Do you want to sell your premium product or service to the Chinese consumer?
This is the hottest topic in Australia, New Zealand and other developed countries. The tide has turned and China is no longer just a place to get products manufactured, China is a country with a burgeoning middle-upper class demographic.
What does that mean for you and your business? There are estimates of 300 to 350 million Chinese middle-to-upper class consumers, and that number predicted to DOUBLE by 2030. That is near enough to the entire population of the United States of America, all having middle or upper-class status, right now. This means that the entire 350 million Chinese referenced have disposable incomes.
You should consider this question carefully.
The obvious challenges are there, language and culture difference. This is a big part of becoming China ready but you do not need to learn Mandarin or come to do a homestay in China to get the culture before you can sell your product or service to the Chinese consumer.
So what do you need to do to become ‘China Ready’? What is the big deal about being China Ready? Surely, it’s just business you are asking yourself. You have been running your business successfully in Australia for 25 years and you want to tap into the Chinese market, what is the big fuss, you are thinking.
In fact, you are right, it is just business. However, ask yourself this; Is business done the same way across the globe? In China, there are differences in how things are done, the expectations of the Chinese. Becoming China Ready means that you need to adjust your business model to suit the Chinese consumer and Chinese entities you will engage. So what are some of these differences?
This means understanding your target consumer. The locations in China you want to target. The Chinese are not all the same, there are dozens of ethnic minority groups across China, which are distinct from one another. Whilst there is the national language of Mandarin (Standard Chinese or known in China as Putonghua), these minority groups have their own languages.
As a foreign brand in China, it’s most likely you will brand and market yourself using the national language. However when you dig deeper into regional areas, where you may seek to explore opportunities to sell in second, third or fourth tier cities you may need to consider the target audience, and what their expectations are when looking at foreign products. For example, who is the decision maker or primary carer in a Cantonese family when it comes to the purchase of products for the infant child in the family? The answer may surprise you, but it will also tell you the answers to who and how you are marketing.
Launching your brand, product or service in China can be straightforward if you have done your due diligence. Just like any target audience, whether it is in your own home country or another country, you have to take the time to understand that target market. That is really the basis for being ‘China Ready’.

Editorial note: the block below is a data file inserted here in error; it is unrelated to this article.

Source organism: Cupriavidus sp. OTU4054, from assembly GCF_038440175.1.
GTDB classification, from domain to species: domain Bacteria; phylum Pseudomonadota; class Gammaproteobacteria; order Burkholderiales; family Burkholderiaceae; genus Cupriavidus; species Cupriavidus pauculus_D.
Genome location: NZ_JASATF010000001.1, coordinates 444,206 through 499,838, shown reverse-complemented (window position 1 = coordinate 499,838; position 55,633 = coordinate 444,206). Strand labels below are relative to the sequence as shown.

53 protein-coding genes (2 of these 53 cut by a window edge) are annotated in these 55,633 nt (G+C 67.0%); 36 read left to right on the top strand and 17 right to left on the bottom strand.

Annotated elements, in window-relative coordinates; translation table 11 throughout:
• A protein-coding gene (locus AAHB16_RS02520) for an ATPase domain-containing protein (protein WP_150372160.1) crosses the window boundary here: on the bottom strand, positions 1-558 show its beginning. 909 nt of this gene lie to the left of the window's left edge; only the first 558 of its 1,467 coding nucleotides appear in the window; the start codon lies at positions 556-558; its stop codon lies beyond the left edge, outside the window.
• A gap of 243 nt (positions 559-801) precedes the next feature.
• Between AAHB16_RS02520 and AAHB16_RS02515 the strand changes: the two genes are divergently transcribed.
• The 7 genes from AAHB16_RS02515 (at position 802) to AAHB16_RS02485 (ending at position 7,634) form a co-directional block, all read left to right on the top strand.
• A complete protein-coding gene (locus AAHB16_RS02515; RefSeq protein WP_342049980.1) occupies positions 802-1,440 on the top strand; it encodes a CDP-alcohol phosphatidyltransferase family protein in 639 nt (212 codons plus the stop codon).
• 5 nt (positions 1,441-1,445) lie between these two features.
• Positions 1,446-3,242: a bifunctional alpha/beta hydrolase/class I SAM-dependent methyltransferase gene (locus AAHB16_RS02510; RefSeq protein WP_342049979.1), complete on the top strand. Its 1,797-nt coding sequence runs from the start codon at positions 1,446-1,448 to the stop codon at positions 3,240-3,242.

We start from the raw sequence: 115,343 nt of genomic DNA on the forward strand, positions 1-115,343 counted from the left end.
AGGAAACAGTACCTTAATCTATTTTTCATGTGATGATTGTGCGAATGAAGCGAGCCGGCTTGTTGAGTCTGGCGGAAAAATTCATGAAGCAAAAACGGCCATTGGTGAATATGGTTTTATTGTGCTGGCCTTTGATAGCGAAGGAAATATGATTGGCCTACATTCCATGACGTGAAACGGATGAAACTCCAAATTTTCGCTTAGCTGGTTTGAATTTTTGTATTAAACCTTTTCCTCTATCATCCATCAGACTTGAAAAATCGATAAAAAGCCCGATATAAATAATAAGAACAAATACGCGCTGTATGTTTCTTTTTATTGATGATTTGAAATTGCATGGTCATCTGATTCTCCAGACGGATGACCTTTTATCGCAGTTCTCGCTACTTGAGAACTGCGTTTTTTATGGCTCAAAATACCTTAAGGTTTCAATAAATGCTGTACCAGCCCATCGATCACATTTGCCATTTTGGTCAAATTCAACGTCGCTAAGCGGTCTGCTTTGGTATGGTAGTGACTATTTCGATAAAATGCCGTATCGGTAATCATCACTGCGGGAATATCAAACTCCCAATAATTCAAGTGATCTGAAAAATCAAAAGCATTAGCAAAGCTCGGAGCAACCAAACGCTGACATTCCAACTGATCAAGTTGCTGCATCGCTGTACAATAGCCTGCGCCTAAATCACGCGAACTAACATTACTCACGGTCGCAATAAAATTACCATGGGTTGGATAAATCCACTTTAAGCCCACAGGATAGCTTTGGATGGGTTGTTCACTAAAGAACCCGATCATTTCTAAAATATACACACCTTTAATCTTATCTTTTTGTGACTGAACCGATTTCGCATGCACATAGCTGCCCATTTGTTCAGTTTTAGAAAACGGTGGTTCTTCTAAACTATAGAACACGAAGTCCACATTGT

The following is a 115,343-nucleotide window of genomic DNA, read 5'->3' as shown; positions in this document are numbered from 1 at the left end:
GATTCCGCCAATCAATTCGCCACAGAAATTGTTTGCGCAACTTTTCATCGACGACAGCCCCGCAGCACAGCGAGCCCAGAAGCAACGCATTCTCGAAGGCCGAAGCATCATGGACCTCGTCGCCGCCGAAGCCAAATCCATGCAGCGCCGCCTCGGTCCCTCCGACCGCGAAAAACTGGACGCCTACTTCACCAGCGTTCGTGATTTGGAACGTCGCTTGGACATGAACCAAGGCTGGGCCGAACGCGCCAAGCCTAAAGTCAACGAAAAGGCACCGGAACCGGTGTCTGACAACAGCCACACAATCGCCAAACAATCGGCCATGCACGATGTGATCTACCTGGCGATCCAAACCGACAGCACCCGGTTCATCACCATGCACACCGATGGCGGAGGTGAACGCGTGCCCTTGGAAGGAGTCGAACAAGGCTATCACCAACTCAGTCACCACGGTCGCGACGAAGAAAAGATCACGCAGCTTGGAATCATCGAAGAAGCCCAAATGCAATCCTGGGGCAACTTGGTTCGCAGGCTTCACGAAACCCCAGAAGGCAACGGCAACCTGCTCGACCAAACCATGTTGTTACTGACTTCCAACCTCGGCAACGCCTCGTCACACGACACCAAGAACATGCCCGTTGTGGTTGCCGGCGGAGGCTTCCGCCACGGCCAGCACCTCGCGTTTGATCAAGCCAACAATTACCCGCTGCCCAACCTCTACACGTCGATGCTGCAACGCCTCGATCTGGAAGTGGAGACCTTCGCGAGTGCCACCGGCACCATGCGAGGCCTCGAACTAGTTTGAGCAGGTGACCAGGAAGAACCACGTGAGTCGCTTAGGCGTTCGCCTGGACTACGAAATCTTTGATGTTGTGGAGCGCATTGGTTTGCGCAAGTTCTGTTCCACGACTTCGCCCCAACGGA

There are some core areas to consider performing your due diligence around.
- Target cities and provinces for the launch of your brand, product or service
- Testing or pilot programs
- Market research
- Product packaging language
- Brand and Intellectual Property protection
- Product or Service compliance requirements (customs and quarantine)
- Shipping and Logistics requirements
- Commercial (or other) operational requirements
- Legal and Accounting and Tax requirements
- Marketing and Promotional activities and requirements
- IT infrastructure requirements. (China has some specifics here depending on how you set up your China selling model)
- Contracts and or partnerships or agreements with third parties
- Distributor partnerships, agreements and requirements
- Budgets for all of the above
There is a lot to consider, and some of you reading this are perhaps smaller businesses with smaller budgets or no specific budget at all. I am not writing this to tell you that you cannot or should not launch your brand and product or service in China.
You should also consider the softer, grey areas.
- Cultural customs
- Language differences and expectations
- Unwritten rules
You cannot easily do your due diligence on these things. These are the things that we have learnt through our on-the-ground daily living experiences. These are some of the things that can make or break relationships in China. If you manage your business from afar, you likely cannot learn nor implement the best practices here, but we do this on your behalf.
One of the beautiful things about China is that it is a country where there are many ways to achieve the same result. China and the Chinese have an incredibly pro-active and practical way of getting-things-done.
The bottom line is there are millions of Chinese consumers wanting to buy premium foreign products and services, right now. Approximately 350 million of them.
To become China Ready.
You need details on where, when and how you will launch in China. The list above gives you some high-level topics to consider. Some of these topics involve various specialists at different stages of your launch and operations in China. However it’s also not rocket science, it’s about doing your due diligence and talking to the people who understand these areas of doing business in China.
We work with businesses owners and senior management to perform due diligence on-the-ground in China. We work with you to develop the plan that your business needs to approve/justify a project or scope of work on-the-ground in China so that you have confidence that the money you will inevitably spend to launch and operate in China, is effective.
If you are thinking about how to launch into the China market, or you are already operating in China and need operational assistance, we work with businesses to get the answers you need to move forward with confidence.